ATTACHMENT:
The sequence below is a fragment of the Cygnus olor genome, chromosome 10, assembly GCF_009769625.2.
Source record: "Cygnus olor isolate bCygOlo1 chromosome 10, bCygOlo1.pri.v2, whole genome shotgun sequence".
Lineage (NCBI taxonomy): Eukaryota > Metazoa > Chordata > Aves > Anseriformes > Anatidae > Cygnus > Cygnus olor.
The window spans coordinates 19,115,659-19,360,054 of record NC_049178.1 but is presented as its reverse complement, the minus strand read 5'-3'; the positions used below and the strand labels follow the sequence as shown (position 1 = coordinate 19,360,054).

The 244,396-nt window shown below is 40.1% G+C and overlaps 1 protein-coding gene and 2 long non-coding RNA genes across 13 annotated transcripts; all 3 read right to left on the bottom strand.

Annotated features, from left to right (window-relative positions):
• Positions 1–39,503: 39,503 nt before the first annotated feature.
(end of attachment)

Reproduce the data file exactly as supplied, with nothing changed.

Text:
The sequence below is a fragment of the Cygnus olor genome, chromosome 10, assembly GCF_009769625.2.
Source record: "Cygnus olor isolate bCygOlo1 chromosome 10, bCygOlo1.pri.v2, whole genome shotgun sequence".
Lineage (NCBI taxonomy): Eukaryota > Metazoa > Chordata > Aves > Anseriformes > Anatidae > Cygnus > Cygnus olor.
The window spans coordinates 19,115,659-19,360,054 of record NC_049178.1 but is presented as its reverse complement, the minus strand read 5'-3'; the positions used below and the strand labels follow the sequence as shown (position 1 = coordinate 19,360,054).

The 244,396-nt window shown below is 40.1% G+C and overlaps 1 protein-coding gene and 2 long non-coding RNA genes across 13 annotated transcripts; all 3 read right to left on the bottom strand.

Annotated features, from left to right (window-relative positions):
• Positions 1–39,503: 39,503 nt before the first annotated feature.